China April factory activity contracts at steeper pace as lockdowns bite

BEIJING, April 30 (BNA): Factory activity in China contracted more sharply in April, as the widespread shutdown of the COVID-19 virus halted industrial production and disrupted supply chains, raising fears of a sharp economic slowdown in the second quarter that will affect the economy. global growth. .

The National Bureau of Statistics said on Saturday that the official manufacturing PMI fell to 47.4 in April from 49.5 in March, the second straight month of contraction. That was the lowest level since February 2020, Reuters reported.

A Reuters poll had expected the PMI to fall to 48, well below the 50-point mark that separates contraction from growth on a monthly basis.

The headline PMI reading, along with a sharper curl in services, provided the first clues to the performance of an economy wracked by the expansion of COVID restrictions, such as the extended shutdown of the mall, Shanghai.

The Caixin private business survey showed factory activity contracted at the sharpest pace in 26 months, as the new export orders index fell to its lowest since June 2020, pointing to weakness in one of the few bright spots in the economy.

In a statement, the Census Bureau linked the coronavirus disruptions to a significant drop in both supply and demand in the manufacturing sector.

“Some companies are facing difficulties in key raw materials, component supplies, sales of finished products and increasing stocks,” the National Bureau of Statistics said, with things improving with the epidemic under control and supportive policies adopted.

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Dozens of major Chinese cities are believed to be in full or partial lockdown, thanks to a strict COVID policy.

With hundreds of millions left at home, consumption is taking a heavy hit, prompting more analysts to cut growth forecasts for the world’s second-largest economy.

The production sub-index fell to 44.4 in April from 49.5 the previous month, while new orders fell to 42.6 from 48.8 in March, according to the National Bureau of Statistics.

Electric car maker Tesla posted a temporary drop in production due to Chinese restrictions after it said last week that the shutdowns cost about a month of construction volume at its Shanghai factory.

Some analysts are even warning of rising recession risks, saying policy makers should provide more incentive to reach the official 2022 growth target of around 5.5%.

Aside from COVID restrictions and heightened risks from the Ukraine war, persistently weak consumption and a prolonged slump in the real estate market are also weighing on growth, analysts say.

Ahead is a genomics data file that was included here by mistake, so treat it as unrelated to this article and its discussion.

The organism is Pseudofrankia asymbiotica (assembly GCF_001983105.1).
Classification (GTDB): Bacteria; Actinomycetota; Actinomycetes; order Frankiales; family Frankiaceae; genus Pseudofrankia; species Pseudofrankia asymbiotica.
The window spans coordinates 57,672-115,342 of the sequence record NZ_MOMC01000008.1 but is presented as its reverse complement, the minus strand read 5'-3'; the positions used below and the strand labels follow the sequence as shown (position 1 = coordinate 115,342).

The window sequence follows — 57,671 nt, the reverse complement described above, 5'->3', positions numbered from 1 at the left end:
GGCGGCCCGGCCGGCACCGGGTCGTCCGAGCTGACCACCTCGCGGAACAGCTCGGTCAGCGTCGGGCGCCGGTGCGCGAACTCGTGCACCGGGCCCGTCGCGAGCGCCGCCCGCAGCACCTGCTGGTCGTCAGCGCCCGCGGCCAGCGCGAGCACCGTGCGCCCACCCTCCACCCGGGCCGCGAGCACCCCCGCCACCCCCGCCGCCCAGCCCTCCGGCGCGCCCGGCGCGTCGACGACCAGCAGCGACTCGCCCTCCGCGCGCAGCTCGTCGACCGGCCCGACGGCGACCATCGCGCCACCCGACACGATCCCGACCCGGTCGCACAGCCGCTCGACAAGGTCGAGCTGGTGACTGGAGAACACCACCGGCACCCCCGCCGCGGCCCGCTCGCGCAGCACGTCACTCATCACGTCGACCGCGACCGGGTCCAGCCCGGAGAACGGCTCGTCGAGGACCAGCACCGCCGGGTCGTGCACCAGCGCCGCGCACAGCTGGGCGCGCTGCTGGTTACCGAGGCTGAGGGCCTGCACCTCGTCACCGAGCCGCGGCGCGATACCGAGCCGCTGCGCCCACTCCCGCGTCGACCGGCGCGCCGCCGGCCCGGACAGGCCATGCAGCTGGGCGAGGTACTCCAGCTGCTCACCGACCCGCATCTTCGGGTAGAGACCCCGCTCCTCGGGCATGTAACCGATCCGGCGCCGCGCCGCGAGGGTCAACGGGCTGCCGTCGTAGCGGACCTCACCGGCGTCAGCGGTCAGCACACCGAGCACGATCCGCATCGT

The authorities promised more help to boost confidence and stave off further job losses in a politically sensitive year.

The Politburo, the ruling Communist Party’s top decision-making body, said China would step up policy support, giving some cheer to faltering stock markets.

However, analysts say their task will become more difficult unless China relaxes its non-proliferation policy, which has shown little sign of doing so.

“While these (official) messages are positive, the key is about specific policies and their implementation,” Zhiwei Zhang, president and chief economist at Pinpoint Asset Management, said in a note to clients on Friday.

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Moreover, analysts say traditional policy tools, such as interest rate cuts and larger liquidity injections, may have limited impact if shutdowns paralyze activity.

President Xi Jinping chaired a meeting of top leaders this week that announced a major infrastructure push to boost demand, reinforcing Beijing’s preference for big projects to spur growth.

But such projects take time, and Beijing is seen as wary of another massive stimulus program like its 4 trillion yuan ($605.82 billion) spending during the 2008-2009 global financial crisis that created a mountain of debt.

An abrupt shift to more aggressive easing could stimulate more capital outflows, adding to the problems for policy makers.

The Chinese yuan fell more than 4% in April, its biggest monthly decline in 28 years, while stock markets were the second worst performer this year after Russia, which imposed sanctions on it.

China’s gross domestic product grew 4.8% in the first quarter of the previous year, topping analysts’ expectations for a 4.4% gain, but March data fell sharply, with a contraction in retail sales and the highest unemployment rate since May 2020.

The sub-index for construction activity, a key economic driver that Beijing hopes will support growth this year, stood at 52.7 in April, down from 58.1 in March.

Construction equipment maker Caterpillar (CAT.N) warned Thursday that demand for excavators in China, one of its largest markets, could fall below pre-pandemic levels in 2022. The shutdowns also hurt sales of companies like General Electric. . .N) and 3M Co (MMM.N).

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A banker at China’s top 10 banks said she noticed the biggest impact among small and medium-sized companies.

“Small borrowers, especially those in manufacturing, are really suffering this time, because they don’t have the cash reserves,” she said.


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